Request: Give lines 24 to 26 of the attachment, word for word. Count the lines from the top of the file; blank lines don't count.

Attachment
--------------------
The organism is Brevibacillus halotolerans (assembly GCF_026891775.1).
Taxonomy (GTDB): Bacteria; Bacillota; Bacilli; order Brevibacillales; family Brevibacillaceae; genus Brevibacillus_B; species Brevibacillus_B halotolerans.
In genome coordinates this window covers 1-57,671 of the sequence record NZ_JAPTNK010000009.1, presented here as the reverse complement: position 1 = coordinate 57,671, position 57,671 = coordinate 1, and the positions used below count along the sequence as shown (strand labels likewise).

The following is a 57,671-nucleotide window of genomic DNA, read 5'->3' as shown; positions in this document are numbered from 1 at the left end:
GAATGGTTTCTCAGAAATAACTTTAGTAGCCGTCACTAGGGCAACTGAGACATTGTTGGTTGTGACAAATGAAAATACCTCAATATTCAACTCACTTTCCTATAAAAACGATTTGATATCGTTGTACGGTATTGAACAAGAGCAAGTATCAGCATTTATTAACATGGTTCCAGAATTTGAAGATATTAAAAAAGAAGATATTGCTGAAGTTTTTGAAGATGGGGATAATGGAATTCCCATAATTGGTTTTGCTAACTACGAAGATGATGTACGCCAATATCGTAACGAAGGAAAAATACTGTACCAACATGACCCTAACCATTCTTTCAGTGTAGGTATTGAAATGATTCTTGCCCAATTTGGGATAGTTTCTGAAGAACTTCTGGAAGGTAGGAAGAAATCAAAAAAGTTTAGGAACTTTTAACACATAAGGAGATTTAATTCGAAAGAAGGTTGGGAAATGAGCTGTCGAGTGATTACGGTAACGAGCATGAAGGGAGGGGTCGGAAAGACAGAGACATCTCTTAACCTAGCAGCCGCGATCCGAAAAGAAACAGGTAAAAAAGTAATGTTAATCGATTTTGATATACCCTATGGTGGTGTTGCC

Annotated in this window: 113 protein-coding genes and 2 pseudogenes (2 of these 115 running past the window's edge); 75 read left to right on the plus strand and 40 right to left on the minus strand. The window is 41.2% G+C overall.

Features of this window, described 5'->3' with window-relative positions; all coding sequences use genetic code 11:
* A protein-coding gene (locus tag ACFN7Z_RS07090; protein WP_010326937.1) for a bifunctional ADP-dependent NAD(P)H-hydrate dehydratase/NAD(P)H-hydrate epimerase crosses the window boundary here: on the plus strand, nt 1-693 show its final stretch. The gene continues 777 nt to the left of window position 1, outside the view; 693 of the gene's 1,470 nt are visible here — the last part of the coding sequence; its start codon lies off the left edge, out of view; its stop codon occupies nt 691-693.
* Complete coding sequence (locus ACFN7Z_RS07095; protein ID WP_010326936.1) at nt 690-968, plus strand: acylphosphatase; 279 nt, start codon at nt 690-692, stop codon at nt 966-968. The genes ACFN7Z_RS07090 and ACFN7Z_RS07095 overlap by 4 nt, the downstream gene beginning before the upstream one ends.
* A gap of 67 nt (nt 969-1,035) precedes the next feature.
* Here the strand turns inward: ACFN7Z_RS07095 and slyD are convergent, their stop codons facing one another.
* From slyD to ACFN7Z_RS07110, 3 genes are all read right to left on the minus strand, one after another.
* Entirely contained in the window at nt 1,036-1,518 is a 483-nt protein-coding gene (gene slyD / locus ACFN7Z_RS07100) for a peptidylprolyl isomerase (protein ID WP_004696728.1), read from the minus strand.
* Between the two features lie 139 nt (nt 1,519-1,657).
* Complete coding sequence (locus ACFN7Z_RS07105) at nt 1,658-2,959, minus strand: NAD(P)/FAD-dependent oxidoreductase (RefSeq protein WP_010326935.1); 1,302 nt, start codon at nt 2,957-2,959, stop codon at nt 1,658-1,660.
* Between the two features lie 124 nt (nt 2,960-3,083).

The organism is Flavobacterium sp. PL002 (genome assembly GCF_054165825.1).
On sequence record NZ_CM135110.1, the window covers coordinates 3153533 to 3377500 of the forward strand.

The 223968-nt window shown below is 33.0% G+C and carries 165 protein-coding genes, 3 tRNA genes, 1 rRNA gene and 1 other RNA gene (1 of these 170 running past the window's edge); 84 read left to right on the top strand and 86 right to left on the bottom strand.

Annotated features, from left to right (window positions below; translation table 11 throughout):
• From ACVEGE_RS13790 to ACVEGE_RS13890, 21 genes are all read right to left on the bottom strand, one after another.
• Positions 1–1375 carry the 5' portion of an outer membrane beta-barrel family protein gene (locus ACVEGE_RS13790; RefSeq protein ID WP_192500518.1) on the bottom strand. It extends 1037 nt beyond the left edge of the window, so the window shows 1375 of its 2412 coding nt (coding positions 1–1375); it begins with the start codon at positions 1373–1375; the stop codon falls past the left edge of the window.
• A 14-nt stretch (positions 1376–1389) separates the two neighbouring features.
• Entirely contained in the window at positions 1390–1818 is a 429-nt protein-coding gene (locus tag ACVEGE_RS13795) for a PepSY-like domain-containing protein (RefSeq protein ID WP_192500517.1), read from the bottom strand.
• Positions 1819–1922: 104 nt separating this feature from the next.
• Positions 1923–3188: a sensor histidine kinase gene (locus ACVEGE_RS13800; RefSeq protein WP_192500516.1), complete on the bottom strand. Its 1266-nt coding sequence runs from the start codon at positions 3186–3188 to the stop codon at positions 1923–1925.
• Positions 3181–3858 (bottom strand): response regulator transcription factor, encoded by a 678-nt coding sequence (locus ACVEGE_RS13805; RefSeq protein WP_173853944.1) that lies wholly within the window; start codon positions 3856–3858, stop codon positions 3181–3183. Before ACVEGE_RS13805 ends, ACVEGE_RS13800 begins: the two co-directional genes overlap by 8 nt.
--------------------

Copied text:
• Entirely contained in the window at positions 1390–1818 is a 429-nt protein-coding gene (locus tag ACVEGE_RS13795) for a PepSY-like domain-containing protein (RefSeq protein ID WP_192500517.1), read from the bottom strand.
• Positions 1819–1922: 104 nt separating this feature from the next.
• Positions 1923–3188: a sensor histidine kinase gene (locus ACVEGE_RS13800; RefSeq protein WP_192500516.1), complete on the bottom strand. Its 1266-nt coding sequence runs from the start codon at positions 3186–3188 to the stop codon at positions 1923–1925.